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India Seeks $500 Million Loan For World's Largest Solar Array

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Photo credit: Solar Energy Corp. of India

India could become home to the largest solar array on the planet, but it will take more than $4 billion.

The country made the initial step this week to request a $500 million World Bank loan to help finance the first phase of a solar plant in Rajasthan that would produce 4 gigawatts (GW) of energy. India's department of economic affairs is evaluating the proposal, according to Indian business magazine, domain-b.com. If approved, the World Bank would then consider loaning $500 million of the project's $750 million first phase.

Six Indian companies have created a joint venture for the project. They believe the country has the potential to deliver a nearly unfathomable 5,000 trillion kilowatt hours of solar energy.

Plans call for a 30-square-mile farm that would be larger than New York City's borough of Manhattan, according to Nature science journal.

When India's central government launched the Jawaharlal Nehru National Solar Mission (JNNSM) in 2010, the country had less than 18 megawatts (MW) installed. Now, it has about 2.2 GW. The JNNSM aims for 20 GW by 2022.

“India must see itself emerge as the worldwide leader in harnessing solar energy involving technologies for centralized power generation, as well as millions of small, decentralized applications,” said Rajendra Pachauri, director-general of The Energy and Resources Institute (TERI) in New Delhi.

Chandra Bhushan, deputy director-general of the Center for Science and Environment, sees more value in the smaller approach, spreading solar energy throughout rural areas in the country instead of at the proposed site near the border of Pakistan.

“We don’t think this should be the way to go ahead,” Bhushan said. “Feeding 4,000 MW into an already leaking grid where 20 percent of electricity gets wasted in transmission and distribution losses and [most of it] ends up feeding the urban centers makes little sense."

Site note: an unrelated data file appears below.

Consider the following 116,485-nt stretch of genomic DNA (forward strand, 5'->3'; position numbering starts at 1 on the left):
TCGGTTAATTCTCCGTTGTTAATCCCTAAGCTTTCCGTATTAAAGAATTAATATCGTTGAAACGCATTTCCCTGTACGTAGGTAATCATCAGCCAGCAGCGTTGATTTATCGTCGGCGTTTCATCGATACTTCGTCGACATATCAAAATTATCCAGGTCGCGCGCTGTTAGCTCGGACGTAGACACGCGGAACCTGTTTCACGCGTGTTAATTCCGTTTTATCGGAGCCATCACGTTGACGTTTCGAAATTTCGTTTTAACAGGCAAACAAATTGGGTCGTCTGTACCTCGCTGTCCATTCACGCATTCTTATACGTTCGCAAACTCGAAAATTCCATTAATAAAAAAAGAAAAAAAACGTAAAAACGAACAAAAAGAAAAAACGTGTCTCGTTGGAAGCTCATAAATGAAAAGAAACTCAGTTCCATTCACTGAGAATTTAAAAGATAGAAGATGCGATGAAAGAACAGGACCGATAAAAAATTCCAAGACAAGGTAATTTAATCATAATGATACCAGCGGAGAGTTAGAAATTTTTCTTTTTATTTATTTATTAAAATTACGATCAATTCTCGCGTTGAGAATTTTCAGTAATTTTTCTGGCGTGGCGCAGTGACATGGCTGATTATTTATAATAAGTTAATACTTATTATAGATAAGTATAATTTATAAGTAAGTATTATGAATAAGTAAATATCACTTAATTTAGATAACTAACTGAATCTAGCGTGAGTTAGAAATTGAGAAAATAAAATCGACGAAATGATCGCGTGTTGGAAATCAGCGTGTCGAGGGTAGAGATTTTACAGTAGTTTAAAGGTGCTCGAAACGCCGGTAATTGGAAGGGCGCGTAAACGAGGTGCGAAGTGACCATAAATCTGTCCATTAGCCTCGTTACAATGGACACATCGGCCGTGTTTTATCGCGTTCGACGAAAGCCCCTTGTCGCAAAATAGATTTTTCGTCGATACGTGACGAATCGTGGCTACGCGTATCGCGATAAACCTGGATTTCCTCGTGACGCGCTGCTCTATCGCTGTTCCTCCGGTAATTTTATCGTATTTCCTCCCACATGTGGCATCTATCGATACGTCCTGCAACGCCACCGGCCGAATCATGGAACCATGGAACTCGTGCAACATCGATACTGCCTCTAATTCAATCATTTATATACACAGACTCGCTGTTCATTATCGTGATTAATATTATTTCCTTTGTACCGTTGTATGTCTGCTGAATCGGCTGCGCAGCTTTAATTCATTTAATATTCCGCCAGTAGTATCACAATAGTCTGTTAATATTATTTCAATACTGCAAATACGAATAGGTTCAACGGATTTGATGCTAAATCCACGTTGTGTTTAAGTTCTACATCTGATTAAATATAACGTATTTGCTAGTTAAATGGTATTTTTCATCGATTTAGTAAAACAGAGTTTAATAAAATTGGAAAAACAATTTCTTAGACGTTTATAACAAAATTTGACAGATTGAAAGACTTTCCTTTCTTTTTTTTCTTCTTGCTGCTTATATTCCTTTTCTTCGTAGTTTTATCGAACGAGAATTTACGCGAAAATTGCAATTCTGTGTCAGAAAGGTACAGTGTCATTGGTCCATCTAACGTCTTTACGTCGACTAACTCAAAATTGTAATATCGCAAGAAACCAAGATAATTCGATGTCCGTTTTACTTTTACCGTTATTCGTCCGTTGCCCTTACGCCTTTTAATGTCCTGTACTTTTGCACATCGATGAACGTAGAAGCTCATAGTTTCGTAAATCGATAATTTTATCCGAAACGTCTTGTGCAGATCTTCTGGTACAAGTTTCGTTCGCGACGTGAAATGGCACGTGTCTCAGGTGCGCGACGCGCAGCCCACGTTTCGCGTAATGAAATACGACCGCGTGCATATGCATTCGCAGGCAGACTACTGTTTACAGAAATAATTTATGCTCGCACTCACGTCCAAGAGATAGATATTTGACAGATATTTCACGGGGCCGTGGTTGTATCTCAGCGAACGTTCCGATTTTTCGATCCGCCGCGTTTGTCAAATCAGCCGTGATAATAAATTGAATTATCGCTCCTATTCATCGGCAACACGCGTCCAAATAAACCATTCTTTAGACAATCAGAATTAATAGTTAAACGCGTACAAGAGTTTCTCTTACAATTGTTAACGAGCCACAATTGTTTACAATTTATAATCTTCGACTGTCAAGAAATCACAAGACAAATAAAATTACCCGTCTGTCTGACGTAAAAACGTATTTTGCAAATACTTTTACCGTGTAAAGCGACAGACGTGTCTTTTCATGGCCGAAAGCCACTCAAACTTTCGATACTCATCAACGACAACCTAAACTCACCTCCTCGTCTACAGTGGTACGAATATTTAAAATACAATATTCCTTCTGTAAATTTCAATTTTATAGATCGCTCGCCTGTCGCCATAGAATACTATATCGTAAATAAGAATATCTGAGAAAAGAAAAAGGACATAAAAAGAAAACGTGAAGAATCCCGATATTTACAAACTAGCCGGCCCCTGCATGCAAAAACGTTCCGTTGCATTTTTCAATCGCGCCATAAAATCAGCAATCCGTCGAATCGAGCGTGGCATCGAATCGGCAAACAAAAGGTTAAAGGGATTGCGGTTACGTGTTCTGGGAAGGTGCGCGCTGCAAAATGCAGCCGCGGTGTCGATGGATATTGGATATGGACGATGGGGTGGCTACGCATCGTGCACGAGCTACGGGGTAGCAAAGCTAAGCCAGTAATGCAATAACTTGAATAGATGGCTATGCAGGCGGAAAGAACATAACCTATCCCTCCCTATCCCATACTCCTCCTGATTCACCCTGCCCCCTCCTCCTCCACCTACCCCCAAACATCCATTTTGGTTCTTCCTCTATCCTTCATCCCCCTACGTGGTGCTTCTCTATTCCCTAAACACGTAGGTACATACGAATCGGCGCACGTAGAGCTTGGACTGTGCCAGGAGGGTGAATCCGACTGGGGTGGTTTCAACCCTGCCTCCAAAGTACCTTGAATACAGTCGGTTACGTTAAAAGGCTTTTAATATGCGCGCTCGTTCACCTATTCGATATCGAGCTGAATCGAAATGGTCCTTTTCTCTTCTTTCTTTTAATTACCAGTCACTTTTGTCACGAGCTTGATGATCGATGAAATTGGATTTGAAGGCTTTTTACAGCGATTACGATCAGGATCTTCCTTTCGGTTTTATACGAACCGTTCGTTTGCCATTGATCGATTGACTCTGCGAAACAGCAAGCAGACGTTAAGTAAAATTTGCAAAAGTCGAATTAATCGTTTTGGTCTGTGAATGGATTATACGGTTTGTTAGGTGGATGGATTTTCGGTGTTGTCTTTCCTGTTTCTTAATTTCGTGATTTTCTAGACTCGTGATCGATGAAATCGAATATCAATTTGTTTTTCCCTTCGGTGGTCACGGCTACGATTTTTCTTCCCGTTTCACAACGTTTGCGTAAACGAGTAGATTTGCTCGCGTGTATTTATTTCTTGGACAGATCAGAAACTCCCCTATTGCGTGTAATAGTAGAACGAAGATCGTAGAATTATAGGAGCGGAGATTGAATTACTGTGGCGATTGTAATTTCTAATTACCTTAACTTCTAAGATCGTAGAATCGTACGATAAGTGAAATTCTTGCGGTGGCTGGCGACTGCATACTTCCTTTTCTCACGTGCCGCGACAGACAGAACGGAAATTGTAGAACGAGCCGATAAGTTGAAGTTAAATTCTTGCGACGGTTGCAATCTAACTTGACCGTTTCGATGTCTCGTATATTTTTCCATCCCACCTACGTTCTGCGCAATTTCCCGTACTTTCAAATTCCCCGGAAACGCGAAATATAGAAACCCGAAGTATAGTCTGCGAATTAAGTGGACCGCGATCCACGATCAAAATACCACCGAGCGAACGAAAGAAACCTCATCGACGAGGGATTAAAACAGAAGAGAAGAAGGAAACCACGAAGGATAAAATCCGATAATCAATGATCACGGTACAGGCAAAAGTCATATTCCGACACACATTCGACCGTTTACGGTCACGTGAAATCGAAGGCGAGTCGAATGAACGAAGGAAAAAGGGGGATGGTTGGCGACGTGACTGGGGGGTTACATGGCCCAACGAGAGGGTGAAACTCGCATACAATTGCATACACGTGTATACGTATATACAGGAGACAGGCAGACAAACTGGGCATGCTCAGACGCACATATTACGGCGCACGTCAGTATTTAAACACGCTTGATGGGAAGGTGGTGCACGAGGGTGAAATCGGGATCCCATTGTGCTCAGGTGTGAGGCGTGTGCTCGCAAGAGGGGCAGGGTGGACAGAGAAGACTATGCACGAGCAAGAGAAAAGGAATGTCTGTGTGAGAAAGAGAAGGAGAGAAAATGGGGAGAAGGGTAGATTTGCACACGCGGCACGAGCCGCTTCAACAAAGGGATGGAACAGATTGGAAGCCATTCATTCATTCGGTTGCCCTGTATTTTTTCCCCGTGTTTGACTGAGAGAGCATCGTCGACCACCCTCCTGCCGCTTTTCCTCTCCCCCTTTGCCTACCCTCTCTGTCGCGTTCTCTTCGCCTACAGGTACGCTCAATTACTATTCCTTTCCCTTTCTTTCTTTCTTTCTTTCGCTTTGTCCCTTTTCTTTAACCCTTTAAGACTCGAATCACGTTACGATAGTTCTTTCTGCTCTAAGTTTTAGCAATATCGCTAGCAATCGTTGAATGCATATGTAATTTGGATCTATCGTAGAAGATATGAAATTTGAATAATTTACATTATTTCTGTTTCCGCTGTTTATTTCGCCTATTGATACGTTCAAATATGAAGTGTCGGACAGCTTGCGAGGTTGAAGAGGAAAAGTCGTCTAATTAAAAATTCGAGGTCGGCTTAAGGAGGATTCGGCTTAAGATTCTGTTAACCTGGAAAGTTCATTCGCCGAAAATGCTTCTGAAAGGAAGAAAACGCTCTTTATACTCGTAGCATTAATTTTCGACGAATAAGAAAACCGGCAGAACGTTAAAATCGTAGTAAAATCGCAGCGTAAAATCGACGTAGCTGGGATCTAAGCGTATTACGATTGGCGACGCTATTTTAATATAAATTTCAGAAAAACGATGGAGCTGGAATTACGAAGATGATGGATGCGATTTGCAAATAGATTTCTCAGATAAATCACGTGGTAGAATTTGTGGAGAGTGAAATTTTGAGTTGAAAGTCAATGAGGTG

Bhushan added that less than 50 percent of Indians who live in villages have access to electricity.

Called an ‘ultra mega' project by the consortium, the proposed plant would help reduce India's carbon dioxide emissions by more than 4 million tons per year, according to Parimita Mohanty, a fellow at TERI.

In January, India’s Ministry of New and Renewable Energy reported that the country had added an additional gigawatt to its solar portfolio in 2013. India also received $5.5 million in aid from the European Union’s (EU) Indo-European Cooperation on Renewable Energy program to jumpstart its offshore wind industry.

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"Based on the information we have, we do not believe there are any survivors on the island," the police said in their official statement. "Police is working urgently to confirm the exact number of those who have died, further to the five confirmed deceased already."

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At the time of the eruption on Monday, about 50 passengers from the Ovation of Seas were on the island, including more than 30 who were part of a Royal Caribbean cruise trip, according to CNN. Twenty-three people, including the five dead, were evacuated from the island.

The eruption occurred at 2:11 pm local time on Monday, as footage from a crater camera owned and operated by GeoNet, New Zealand's geological hazards agency, shows. The camera also shows dozens of people walking near the rim as white smoke billows just before the eruption, according to Reuters.

Police were unable to reach the island because searing white ash posed imminent danger to rescue workers, said John Tims, New Zealand's deputy police commissioner, as he stood next to Prime Minister Jacinda Ardern in a press conference, as The New York Times reported. Tims said rescue workers would assess the safety of approaching the island on Tuesday morning. "We know the urgency to go back to the island," he told reporters.

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Authorities have had no communication with anyone on the island. They are frantically working to identify how many people remain and who they are, according to CNN.

Geologists said the eruption is not unexpected and some questioned why the island is open to tourism.

"The volcano has been restless for a few weeks, resulting in the raising of the alert level, so that this eruption is not really a surprise," said Bill McGuire, emeritus professor of geophysical and climate hazards at University College London, as The Guardian reported.

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The prime minister arrived Monday night in Whakatane, the town closest to the eruption, where day boats visiting the island are docked. Whakatane has a large Maori population.

Ardern met with local council leaders on Monday. She is scheduled to meet with search and rescue teams and will speak to the media at 7 a.m. local time (1 p.m. EST), after drones survey the island, as CNN reported.